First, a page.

First Gulf Bank is hiring investment bankers to tap an expected pickup in companies issuing debt and listing on stock markets, a senior executive said on Tuesday.
FGB, the second-largest lender by market value in the United Arab Emirates, wants to add investment banking to its wholesale operations to better compete with local banks.
Banks in the UAE are reaping the benefits of a recovering economy, helped mainly by an upturn in the real estate sector together with reduced debt worries at some state-linked entities.
"The markets are giving us enough confidence to invest in this business. Some banks have built up capabilities in this, FGB was slow to the party," Simon Penney, head of FGB's wholesale & international banking told reporters.
FGB plans to add at least 30 people this year to its nearly 300 staff in wholesale banking, he said. The bank's wholesale business comprises mainly corporate and international banking.
Wholesale banking accounted for 39 per cent of FGB's revenue last year and the latest initiative is aimed at driving revenues higher, Penney said, declining to give any growth estimates.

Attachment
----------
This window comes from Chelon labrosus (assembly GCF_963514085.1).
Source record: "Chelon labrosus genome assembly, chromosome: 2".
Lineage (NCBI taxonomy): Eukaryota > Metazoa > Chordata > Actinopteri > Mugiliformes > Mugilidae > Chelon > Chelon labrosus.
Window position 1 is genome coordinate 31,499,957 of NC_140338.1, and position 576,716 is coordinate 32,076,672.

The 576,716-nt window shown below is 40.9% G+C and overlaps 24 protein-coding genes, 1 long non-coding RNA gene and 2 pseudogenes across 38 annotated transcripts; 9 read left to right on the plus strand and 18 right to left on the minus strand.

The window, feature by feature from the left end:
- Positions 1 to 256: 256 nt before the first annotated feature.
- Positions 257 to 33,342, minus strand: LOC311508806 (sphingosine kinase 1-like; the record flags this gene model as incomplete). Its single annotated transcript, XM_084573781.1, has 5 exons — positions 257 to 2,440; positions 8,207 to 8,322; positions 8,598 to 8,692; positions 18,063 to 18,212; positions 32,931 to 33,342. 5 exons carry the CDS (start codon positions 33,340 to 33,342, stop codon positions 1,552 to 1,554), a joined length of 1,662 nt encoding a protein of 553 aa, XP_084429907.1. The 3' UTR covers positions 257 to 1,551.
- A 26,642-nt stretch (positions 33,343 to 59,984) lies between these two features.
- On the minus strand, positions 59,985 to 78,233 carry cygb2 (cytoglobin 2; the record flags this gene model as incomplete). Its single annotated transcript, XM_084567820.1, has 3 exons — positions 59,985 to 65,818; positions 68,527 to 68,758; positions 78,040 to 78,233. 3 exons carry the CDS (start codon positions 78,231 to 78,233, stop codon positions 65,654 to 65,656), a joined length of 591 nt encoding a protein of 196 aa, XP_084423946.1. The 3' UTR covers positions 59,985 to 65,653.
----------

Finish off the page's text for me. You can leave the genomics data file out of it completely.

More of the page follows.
FGB sees high business potential in debt capital markets, syndicated loans, advisory, mergers and acquisitions as well as initial public offerings (IPOs) in the UAE and the region.
It has mandates for arranging loans and bonds for UAE entities totaling around $15 billion, Penney said without naming the firms.
The bank also expects to win IPOs deals this year due to a high level of interest in them, he said. The last stock market listing in the UAE was in 2011.
"You've got refinancings and capital investment in the UAE, it is a perfect combination from our perspective," he said.
FGB, which has a strong presence in corporate and retail banking, posted a fourth-quarter net profit of Dh1.37 billion ($373.2 million) last month, the highest quarterly profit by a UAE bank
FGB plans to upgrade its representative office in India into a branch soon, Penney said.
The bank aims to expand into three or four new foreign markets in 2014, seeking to push the percentage of its profit from international operations into double digits, its chief executive told Reuters in November
The bank's overseas business, in Qatar, Singapore, Hong Kong, India and Libya, currently contributes about 7 per cent of profit.